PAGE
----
Robots could be nurses of the future

Japanese plan could bring forward the day when robots work as nurses within hospitals, or help to save lives after a natural disaster

The Japanese government is set to invest heavily in setting up a robotics industry, in a move that could speed up the development of futuristic devices such as robots that could nurse and entertain people, or carry out dangerous tasks.

The Ministry of Economy, Trade and Industry announced on Tuesday that it is to launch a project to nurture and develop the robot industry within Japan. It believes that robotics is set to become an extremely important part of the manufacturing industry in the future, and hopes that the project -- titled "Robot Challenge in the 21st Century" -- will help to make Japan a world leader in the sector. Japan is a major exporter of robots, both for the industrial sector and for the home market with devices such as Sony's Aibo.

"Japan has accumulated technical expertise in industrial robots used at plants and is the front-runner in the world in basic robot technologies. If we make use of this in a foray into more applications, a large market will be created both in and outside the nation," a senior ministry official said, according to The Japan Times.

Companies that are directly involved in robot development are to be offered generous subsidies. It's not clear how much money will be pumped into the project by the Japanese government, although the equivalent of £3m will be diverted from the fiscal 2002 budget into the plans. Given that the Japanese economy is in need a boost, it is possible that much more funding will be made available.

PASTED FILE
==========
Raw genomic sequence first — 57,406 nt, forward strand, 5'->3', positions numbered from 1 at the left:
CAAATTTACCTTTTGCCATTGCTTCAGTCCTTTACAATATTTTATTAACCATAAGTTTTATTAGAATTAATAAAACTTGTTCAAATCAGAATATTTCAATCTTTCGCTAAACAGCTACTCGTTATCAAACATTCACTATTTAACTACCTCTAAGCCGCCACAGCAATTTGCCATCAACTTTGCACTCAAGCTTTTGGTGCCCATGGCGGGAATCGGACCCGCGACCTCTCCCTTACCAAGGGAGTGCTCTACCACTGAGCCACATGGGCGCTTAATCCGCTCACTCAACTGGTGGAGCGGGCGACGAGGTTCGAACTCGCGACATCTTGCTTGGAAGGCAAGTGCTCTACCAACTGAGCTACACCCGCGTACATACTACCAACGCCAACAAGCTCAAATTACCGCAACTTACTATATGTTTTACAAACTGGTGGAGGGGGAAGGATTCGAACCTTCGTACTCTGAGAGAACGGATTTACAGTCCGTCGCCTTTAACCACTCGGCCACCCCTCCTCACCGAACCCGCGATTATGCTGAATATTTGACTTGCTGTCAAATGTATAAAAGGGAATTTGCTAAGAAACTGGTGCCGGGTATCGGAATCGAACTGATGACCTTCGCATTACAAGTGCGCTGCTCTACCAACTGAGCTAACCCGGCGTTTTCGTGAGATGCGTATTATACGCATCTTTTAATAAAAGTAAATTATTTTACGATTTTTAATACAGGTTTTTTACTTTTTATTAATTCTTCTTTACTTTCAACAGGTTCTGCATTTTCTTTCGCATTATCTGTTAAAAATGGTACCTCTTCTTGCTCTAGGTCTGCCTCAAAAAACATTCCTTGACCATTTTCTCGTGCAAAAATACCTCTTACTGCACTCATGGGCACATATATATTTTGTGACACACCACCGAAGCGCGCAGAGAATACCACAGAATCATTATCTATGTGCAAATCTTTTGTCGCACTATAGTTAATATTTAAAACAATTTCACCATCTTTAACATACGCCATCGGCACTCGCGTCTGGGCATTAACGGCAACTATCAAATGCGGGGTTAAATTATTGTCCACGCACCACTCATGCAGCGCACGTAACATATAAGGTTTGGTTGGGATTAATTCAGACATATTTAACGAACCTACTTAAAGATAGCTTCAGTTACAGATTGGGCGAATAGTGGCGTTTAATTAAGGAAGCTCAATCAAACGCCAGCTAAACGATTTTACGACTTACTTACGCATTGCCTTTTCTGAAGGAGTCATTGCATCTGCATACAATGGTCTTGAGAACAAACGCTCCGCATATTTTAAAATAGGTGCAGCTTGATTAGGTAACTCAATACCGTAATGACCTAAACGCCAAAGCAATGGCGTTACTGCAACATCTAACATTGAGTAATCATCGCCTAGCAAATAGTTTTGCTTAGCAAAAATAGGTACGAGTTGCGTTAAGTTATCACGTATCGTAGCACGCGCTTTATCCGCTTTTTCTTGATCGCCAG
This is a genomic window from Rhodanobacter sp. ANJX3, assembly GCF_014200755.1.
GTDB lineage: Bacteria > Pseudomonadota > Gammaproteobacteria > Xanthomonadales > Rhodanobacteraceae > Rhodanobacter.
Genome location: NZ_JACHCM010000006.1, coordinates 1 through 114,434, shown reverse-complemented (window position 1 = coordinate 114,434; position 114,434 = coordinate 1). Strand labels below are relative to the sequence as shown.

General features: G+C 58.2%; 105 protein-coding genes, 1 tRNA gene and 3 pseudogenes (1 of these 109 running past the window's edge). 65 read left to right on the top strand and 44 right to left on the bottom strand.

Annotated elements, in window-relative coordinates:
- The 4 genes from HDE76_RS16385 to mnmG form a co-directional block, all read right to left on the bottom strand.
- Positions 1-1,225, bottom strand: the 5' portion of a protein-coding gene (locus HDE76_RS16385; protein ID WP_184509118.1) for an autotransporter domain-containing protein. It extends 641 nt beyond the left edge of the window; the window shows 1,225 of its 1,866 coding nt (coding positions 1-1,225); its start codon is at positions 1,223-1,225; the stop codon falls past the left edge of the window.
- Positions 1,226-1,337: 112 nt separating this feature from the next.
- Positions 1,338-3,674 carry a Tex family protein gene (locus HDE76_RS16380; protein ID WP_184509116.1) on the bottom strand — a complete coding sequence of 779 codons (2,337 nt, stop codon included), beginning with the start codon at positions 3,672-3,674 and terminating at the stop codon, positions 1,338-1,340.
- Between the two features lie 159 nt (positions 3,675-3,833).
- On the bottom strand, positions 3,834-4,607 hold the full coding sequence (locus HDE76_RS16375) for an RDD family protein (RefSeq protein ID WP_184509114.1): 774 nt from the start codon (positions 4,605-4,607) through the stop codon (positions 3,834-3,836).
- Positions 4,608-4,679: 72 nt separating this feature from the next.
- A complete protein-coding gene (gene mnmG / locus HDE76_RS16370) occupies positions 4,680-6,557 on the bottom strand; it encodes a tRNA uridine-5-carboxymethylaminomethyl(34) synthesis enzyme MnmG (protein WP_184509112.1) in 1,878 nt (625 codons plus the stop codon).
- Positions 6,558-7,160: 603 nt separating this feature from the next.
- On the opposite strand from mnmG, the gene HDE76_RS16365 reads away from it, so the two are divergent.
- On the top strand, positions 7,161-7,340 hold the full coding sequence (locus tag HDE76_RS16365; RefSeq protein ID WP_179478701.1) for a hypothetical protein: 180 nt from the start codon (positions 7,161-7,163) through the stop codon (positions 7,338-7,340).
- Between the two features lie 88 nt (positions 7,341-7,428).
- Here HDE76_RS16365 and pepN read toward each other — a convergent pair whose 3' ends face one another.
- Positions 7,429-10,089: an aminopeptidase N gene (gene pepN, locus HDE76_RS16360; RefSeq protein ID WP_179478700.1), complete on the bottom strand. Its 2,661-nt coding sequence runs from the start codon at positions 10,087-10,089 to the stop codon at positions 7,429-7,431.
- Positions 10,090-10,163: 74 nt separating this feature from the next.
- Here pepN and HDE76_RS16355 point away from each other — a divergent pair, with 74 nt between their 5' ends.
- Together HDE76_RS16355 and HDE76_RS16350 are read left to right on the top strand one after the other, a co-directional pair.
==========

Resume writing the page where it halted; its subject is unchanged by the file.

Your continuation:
The Japanese government hopes that the project will help to produce robots that could help with rescue operations in the event of natural disasters. There are also plans to change the law, which could make it legal for robots to work in hospitals and nursing homes. Current insurance cover does not allow a robot to take a role in healthcare.

Before robots could reach this level, a great many breakthroughs in artificial intelligence will be needed, so subsidies will be available to companies that are developing improved voice and image-recognition systems. Help will also be made available to companies who are developing robotic pets, such as the Sony AIBO.

At the start of this year, Japan-based Honda started taking orders for a robot that it claimed could work as a receptionist or a product presenter. Asimo -- which stands for "Advanced Step in Innovative Mobility" -- is four feet tall, shaped like a human and capable of walking on two legs.

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